Home CommentaryOpinions Is groping on the metro really “a big deal?”

Is groping on the metro really “a big deal?”

by Sania Malik October 4, 2016
Is groping on the metro really “a big deal?”

Discussing the issue of safety regarding Montreal’s public transport system

There are thousands of people who use the Montreal metro system every single day. It’s a means of getting from home, to school, to work. But for some women, a metro ride can take an unpleasant turn when, suddenly, you feel you’re trapped in a room with no way out.

A conversation I overheard recently angered me. A man was discussing sexual harassment complaints while on the metro with his friend. He ignorantly asked: “Is it really such a big deal to be groped on the metro? It’s a damn compliment!” I cringed as he guffawed with his friend, and couldn’t help but think that this is why victims don’t always talk about their experiences. They’re afraid of being asked, “Is it really a big deal?”

Isha Sheikh, 20, was headed home from school one day during rush hour. Needless to say, the metro car was crowded.

“I sat down and saw an old man get on the metro. He sat across me on the other side — but suddenly, he was next to me on the empty seat. I noticed how he took up a lot of space. Suddenly, I felt something on my thigh, and I looked down to see his hand placed there,” Sheikh said.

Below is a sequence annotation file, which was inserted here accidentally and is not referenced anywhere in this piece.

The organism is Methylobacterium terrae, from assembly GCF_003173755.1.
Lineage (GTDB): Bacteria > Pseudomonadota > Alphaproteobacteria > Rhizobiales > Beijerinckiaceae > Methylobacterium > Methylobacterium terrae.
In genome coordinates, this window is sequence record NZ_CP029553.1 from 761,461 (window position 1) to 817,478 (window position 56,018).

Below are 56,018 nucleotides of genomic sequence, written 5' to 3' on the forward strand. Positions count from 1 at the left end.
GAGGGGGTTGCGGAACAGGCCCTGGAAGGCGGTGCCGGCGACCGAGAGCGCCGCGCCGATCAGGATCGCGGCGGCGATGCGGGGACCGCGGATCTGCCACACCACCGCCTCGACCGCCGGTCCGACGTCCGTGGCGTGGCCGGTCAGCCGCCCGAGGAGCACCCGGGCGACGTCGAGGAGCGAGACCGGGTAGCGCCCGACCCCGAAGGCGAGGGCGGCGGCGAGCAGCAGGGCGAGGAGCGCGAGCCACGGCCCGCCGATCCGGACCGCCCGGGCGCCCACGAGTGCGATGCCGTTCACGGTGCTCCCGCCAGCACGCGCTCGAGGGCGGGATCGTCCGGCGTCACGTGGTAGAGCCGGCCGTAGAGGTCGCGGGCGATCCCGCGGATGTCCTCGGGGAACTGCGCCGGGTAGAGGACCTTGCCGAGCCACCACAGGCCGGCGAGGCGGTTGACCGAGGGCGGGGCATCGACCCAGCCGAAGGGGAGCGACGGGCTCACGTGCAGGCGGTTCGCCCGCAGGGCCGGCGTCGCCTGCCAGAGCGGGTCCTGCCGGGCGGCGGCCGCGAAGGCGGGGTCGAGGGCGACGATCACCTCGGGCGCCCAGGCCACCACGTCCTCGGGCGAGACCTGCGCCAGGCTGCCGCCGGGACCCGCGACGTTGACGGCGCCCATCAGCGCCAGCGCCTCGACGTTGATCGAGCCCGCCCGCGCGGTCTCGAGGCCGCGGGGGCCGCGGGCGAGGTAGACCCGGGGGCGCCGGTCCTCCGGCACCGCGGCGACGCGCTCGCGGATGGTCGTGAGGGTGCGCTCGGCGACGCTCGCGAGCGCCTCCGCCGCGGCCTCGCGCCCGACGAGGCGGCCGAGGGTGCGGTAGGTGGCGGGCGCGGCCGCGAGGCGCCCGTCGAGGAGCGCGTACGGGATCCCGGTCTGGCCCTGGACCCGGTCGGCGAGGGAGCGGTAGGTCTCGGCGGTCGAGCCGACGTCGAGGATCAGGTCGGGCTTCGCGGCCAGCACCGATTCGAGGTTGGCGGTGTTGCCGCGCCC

“Initially, I was confused and tried to make sense out of what was happening. I told myself that this old man probably didn’t realize that his hand was on my thigh. But then his hand started creeping upwards, and his grip became tight. It was my first time in this kind of situation and I didn’t know what to do,” Sheikh said, furrowing her eyebrows and shrugging.

“So I decided to roughly move his hand off my thigh, but then he put his arm around me and smiled at me,” she said. “He smiled at me! His grip tightened, and I sat there debating what to do because I didn’t want to make a scene. So I got up to leave — but, as I left, he grabbed my bum. I went to the end of the car where one man who witnessed it all asked me if I was okay, and walked away once I nodded,” she said.

Less than one in ten individuals report incidents of sexual harassment and assault to the police, according to Statistics Canada. This shows survivors aren’t willing to come forward. One of the reasons for that is the stigma associated with this very serious issue. Questions arise: What was she wearing? Did she ‘lead’ him on?

It’s upsetting when the police don’t seem to be there when you need them the most.

It’s upsetting to not see a stronger police presence on our metro cars, and even more disturbing to see the STM security ticketing the innocent public instead of actually catching criminals.

You’d think that bystanders would reach out and try to acknowledge the situation, but most people just avoid eye contact and turn their heads.

It’s unfortunate that not everyone understands the severity and seriousness of sexual harassment, especially in a public place—you’re surrounded by people, but it’s rare that anyone tries to help. You’re just trying to get somewhere, and the last thing you want is an old man’s tight grip on your thigh and his creepy smile in your face. It’s upsetting and enraging and it certainly is a big deal.

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